I want to illustrate what I mean with two examples.
In 1959, at the home shown above, I planted a tiny sprig of a tree, a few inches high with maybe three or four leaves. It was a fast growing Tulip Poplar. I had my picture taken with my tree in 1963, and it was already twice my height.
The future seemed unlimited for both of us. I went back to my tree many times. Tulip Poplars live hard and die young. This one blew over in a storm in April 2016, and that was the end of it. There's a lesson in that. When I was a kid I and my tree were full of vigor and naïve enthusiasm. Today I can think back and marvel at the positives and the negatives, how much we both grew, the scars and storms we have both confronted.
|August 22, 2008, with the tree already showing signs of age and weakness|
|August 2016, I returned wearing my Tulip Poplar Leaf t-shirt|
Now … look at the front door of the apartment building where I lived from 1951 to 1953.
In the left photo that's me on the right with Mom and my baby brother Jim. The view at right was taken September 17, 2016.
This is the first place I really remember living. Here I learned how to swing on a swing and I found my first four-leaf clover. Today the swing is gone. The whole playground is a parking lot. But even if the swing was still there and I could sit in it and pretend ... even if I sat down in the lawn and started searching the clover ... I wouldn't be trying to go back to capture some lost essence of my youth.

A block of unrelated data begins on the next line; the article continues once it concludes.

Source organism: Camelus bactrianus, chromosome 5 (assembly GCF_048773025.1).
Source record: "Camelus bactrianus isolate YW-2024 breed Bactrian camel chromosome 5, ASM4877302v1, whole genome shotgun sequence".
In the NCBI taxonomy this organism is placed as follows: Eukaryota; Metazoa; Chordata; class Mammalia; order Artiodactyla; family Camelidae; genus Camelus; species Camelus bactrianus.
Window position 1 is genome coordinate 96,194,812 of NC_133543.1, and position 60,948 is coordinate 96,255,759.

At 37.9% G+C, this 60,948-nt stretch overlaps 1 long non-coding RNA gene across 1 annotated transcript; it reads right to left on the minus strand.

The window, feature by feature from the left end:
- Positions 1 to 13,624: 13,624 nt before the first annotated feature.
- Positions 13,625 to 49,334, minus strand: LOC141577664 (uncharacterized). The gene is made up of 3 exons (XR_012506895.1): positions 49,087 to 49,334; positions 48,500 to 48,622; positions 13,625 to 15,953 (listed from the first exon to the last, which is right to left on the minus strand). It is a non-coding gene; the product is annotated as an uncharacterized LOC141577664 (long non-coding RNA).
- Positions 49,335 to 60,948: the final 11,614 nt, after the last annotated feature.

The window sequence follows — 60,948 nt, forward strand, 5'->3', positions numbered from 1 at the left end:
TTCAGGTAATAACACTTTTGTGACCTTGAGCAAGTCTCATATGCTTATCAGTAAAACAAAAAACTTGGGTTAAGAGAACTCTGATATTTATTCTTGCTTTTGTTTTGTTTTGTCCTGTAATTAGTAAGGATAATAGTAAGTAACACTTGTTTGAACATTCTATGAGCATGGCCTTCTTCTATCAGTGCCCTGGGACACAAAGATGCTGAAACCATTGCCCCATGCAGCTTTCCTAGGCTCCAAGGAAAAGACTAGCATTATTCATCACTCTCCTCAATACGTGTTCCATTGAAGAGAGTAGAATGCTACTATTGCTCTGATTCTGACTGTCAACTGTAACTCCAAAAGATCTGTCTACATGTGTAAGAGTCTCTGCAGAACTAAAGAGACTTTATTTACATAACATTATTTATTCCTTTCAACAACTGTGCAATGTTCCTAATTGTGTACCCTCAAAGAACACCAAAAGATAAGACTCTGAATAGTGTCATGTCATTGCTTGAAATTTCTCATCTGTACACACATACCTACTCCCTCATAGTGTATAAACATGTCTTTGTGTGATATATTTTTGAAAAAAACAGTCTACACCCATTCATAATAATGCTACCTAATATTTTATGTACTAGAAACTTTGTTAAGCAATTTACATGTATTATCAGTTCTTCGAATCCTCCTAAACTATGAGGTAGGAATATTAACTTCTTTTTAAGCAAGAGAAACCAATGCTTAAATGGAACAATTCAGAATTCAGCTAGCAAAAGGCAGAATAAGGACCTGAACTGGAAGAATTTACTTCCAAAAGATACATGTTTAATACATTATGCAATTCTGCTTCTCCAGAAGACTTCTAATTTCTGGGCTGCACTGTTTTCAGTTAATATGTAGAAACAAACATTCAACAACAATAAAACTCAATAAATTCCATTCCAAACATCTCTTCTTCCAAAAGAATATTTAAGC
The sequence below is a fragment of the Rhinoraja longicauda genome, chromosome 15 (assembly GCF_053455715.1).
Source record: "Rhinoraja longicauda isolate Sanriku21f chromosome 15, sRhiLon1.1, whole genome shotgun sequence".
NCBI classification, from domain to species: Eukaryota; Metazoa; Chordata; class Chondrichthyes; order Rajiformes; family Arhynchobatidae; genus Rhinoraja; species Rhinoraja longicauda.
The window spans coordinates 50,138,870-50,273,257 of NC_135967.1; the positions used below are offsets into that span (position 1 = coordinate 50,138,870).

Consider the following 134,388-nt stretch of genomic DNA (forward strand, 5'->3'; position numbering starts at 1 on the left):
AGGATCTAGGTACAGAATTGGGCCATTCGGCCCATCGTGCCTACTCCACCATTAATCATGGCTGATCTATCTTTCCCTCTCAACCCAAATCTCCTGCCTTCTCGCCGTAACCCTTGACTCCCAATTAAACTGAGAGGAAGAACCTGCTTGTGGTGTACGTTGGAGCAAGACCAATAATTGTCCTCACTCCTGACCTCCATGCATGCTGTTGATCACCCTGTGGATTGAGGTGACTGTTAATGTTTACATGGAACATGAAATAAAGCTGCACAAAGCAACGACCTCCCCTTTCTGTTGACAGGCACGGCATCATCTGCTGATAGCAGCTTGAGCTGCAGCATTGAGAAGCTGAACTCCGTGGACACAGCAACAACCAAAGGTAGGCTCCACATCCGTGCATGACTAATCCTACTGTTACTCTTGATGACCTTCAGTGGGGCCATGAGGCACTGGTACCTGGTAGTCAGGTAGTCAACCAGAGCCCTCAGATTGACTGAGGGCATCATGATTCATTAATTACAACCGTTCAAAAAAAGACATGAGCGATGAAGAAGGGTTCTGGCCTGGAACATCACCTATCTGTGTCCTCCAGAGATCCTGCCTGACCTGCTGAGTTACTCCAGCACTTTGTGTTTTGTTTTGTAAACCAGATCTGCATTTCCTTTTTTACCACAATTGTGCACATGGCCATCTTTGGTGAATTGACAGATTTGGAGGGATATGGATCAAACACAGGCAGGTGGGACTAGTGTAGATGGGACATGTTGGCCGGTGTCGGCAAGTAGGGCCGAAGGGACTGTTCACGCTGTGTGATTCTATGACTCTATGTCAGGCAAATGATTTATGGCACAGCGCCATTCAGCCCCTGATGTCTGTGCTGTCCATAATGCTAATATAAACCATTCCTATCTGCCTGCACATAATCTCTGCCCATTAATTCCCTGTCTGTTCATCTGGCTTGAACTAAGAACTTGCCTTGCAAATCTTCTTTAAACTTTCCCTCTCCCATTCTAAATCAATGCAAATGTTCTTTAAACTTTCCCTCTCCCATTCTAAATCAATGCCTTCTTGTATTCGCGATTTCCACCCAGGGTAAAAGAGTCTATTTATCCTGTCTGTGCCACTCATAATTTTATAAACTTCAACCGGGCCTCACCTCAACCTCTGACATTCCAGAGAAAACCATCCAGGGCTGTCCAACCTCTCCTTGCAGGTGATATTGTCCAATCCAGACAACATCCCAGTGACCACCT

When I visited the remnants of my tree in the Pennsylvania meadow in August 2016, I did not come to lament the ravages of age. No, in both places I came to reinforce the fabric of the tapestry I began to weave back then. I stand and nod and say "Yes, it happened right here. Now I see. This is how it goes because this is how real things go. The little boy built strength here. And he is still building it."
Then I smile and walk on, because there are many other stepping stones with deep personal significance that I want to visit.
Sure as hell beats a treadmill.
You are an amazing man!!! I loved reading your articles.ReplyDelete
What's the story behind the numbered hats?ReplyDelete
Hey, Chris - Well, I collect ball caps. Many of them were roadside or trail finds. I have more than 120. I number them so I can rotate through them, wearing each one in order without losing track. Yeah, I know, I'm nuts ;-DDelete
Grew up right below the Rockford park pic. Small world - jsb95003ReplyDelete
Hey, cool! Thanks for visiting the page.Delete